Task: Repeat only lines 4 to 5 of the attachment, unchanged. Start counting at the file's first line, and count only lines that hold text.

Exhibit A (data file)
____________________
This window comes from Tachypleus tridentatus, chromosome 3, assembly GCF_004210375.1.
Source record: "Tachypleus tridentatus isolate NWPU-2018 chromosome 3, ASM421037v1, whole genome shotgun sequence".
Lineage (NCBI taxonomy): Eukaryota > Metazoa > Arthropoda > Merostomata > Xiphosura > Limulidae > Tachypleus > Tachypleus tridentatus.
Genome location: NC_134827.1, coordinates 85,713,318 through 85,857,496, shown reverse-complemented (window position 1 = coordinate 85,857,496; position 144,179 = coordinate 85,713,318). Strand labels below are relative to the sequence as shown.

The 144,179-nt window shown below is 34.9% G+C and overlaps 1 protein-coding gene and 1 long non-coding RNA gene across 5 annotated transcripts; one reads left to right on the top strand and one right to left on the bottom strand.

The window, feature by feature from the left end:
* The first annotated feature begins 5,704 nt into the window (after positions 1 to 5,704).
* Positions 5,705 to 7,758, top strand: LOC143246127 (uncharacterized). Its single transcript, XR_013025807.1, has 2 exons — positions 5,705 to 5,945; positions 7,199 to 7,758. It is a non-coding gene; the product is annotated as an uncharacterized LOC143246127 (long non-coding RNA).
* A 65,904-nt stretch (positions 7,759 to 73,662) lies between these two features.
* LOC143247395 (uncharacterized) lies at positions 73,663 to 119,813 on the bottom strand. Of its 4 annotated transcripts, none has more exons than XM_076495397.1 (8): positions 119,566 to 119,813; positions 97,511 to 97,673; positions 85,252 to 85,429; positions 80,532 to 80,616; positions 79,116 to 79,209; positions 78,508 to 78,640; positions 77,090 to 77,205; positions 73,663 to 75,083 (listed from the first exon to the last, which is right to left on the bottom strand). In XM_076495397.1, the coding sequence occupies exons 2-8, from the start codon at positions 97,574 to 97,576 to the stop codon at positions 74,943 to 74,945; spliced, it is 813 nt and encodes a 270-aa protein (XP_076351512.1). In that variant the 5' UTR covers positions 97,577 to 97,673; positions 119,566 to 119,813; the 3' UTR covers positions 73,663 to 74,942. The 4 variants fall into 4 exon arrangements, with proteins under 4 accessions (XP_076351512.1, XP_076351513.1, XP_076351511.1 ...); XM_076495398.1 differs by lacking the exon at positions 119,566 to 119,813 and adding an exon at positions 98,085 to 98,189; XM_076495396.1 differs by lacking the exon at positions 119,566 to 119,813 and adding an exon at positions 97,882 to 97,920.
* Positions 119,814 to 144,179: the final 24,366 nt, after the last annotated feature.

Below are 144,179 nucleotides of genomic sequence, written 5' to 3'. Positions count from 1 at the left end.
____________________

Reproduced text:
Genome location: NC_134827.1, coordinates 85,713,318 through 85,857,496, shown reverse-complemented (window position 1 = coordinate 85,857,496; position 144,179 = coordinate 85,713,318). Strand labels below are relative to the sequence as shown.

The 144,179-nt window shown below is 34.9% G+C and overlaps 1 protein-coding gene and 1 long non-coding RNA gene across 5 annotated transcripts; one reads left to right on the top strand and one right to left on the bottom strand.